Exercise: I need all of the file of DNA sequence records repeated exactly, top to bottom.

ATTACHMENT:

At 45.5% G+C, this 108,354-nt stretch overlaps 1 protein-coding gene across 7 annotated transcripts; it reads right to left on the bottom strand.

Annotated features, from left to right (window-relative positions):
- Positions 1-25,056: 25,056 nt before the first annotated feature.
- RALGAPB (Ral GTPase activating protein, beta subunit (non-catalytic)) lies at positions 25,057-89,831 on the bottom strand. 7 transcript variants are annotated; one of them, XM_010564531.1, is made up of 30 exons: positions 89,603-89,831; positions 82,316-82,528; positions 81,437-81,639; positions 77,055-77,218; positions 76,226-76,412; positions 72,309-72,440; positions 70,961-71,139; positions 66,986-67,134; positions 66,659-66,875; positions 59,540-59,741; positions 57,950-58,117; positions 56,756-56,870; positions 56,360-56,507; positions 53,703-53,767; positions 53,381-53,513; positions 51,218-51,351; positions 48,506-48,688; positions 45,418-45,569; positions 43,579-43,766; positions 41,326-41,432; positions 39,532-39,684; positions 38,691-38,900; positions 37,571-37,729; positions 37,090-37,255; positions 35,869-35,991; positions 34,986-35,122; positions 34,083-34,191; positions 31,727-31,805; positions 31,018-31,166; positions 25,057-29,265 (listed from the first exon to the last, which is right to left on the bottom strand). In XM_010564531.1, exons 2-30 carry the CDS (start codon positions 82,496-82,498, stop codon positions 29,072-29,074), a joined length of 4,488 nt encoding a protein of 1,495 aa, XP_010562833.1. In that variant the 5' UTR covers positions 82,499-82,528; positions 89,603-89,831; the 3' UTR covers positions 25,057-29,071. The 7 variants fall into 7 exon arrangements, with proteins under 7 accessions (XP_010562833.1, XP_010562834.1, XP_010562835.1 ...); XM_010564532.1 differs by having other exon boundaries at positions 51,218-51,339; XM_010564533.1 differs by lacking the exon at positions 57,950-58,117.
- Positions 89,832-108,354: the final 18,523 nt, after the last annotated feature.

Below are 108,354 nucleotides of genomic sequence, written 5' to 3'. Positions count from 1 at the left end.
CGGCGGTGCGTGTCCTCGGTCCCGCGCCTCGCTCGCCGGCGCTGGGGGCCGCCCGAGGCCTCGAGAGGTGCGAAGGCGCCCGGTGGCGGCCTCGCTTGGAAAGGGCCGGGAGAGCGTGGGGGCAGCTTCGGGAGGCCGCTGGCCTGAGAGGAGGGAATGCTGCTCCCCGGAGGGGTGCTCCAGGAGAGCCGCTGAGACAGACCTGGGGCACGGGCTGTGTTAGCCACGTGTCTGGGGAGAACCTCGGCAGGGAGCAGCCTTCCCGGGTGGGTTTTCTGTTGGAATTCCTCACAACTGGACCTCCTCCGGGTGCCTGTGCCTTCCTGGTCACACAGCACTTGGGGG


At 45.5% G+C, this 108,354-nt stretch overlaps 1 protein-coding gene across 7 annotated transcripts; it reads right to left on the bottom strand.

Annotated features, from left to right (window-relative positions):
- Positions 1-25,056: 25,056 nt before the first annotated feature.
- RALGAPB (Ral GTPase activating protein, beta subunit (non-catalytic)) lies at positions 25,057-89,831 on the bottom strand. 7 transcript variants are annotated; one of them, XM_010564531.1, is made up of 30 exons: positions 89,603-89,831; positions 82,316-82,528; positions 81,437-81,639; positions 77,055-77,218; positions 76,226-76,412; positions 72,309-72,440; positions 70,961-71,139; positions 66,986-67,134; positions 66,659-66,875; positions 59,540-59,741; positions 57,950-58,117; positions 56,756-56,870; positions 56,360-56,507; positions 53,703-53,767; positions 53,381-53,513; positions 51,218-51,351; positions 48,506-48,688; positions 45,418-45,569; positions 43,579-43,766; positions 41,326-41,432; positions 39,532-39,684; positions 38,691-38,900; positions 37,571-37,729; positions 37,090-37,255; positions 35,869-35,991; positions 34,986-35,122; positions 34,083-34,191; positions 31,727-31,805; positions 31,018-31,166; positions 25,057-29,265 (listed from the first exon to the last, which is right to left on the bottom strand). In XM_010564531.1, exons 2-30 carry the CDS (start codon positions 82,496-82,498, stop codon positions 29,072-29,074), a joined length of 4,488 nt encoding a protein of 1,495 aa, XP_010562833.1. In that variant the 5' UTR covers positions 82,499-82,528; positions 89,603-89,831; the 3' UTR covers positions 25,057-29,071. The 7 variants fall into 7 exon arrangements, with proteins under 7 accessions (XP_010562833.1, XP_010562834.1, XP_010562835.1 ...); XM_010564532.1 differs by having other exon boundaries at positions 51,218-51,339; XM_010564533.1 differs by lacking the exon at positions 57,950-58,117.
- Positions 89,832-108,354: the final 18,523 nt, after the last annotated feature.

Below are 108,354 nucleotides of genomic sequence, written 5' to 3'. Positions count from 1 at the left end.
CGGCGGTGCGTGTCCTCGGTCCCGCGCCTCGCTCGCCGGCGCTGGGGGCCGCCCGAGGCCTCGAGAGGTGCGAAGGCGCCCGGTGGCGGCCTCGCTTGGAAAGGGCCGGGAGAGCGTGGGGGCAGCTTCGGGAGGCCGCTGGCCTGAGAGGAGGGAATGCTGCTCCCCGGAGGGGTGCTCCAGGAGAGCCGCTGAGACAGACCTGGGGCACGGGCTGTGTTAGCCACGTGTCTGGGGAGAACCTCGGCAGGGAGCAGCCTTCCCGGGTGGGTTTTCTGTTGGAATTCCTCACAACTGGACCTCCTCCGGGTGCCTGTGCCTTCCTGGTCACACAGCACTTGGGGG